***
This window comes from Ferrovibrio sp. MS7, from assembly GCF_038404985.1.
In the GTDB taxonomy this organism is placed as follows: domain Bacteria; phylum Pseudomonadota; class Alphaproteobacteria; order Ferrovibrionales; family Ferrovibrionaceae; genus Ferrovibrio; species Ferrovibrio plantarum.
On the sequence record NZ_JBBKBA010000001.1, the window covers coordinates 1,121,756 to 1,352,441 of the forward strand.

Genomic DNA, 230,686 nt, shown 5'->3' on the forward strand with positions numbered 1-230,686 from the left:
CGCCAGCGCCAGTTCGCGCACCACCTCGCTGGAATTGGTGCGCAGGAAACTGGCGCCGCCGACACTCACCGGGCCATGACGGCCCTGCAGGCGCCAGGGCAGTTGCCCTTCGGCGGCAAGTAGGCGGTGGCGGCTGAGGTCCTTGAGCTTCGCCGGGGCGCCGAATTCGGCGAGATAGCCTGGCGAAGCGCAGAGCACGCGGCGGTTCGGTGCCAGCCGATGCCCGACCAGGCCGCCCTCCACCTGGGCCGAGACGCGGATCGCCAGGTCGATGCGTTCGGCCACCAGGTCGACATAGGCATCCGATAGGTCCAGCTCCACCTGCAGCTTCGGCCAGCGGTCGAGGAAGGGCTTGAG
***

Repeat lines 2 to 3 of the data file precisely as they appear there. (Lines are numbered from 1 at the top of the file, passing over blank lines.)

In the GTDB taxonomy this organism is placed as follows: domain Bacteria; phylum Pseudomonadota; class Alphaproteobacteria; order Ferrovibrionales; family Ferrovibrionaceae; genus Ferrovibrio; species Ferrovibrio plantarum.
On the sequence record NZ_JBBKBA010000001.1, the window covers coordinates 1,121,756 to 1,352,441 of the forward strand.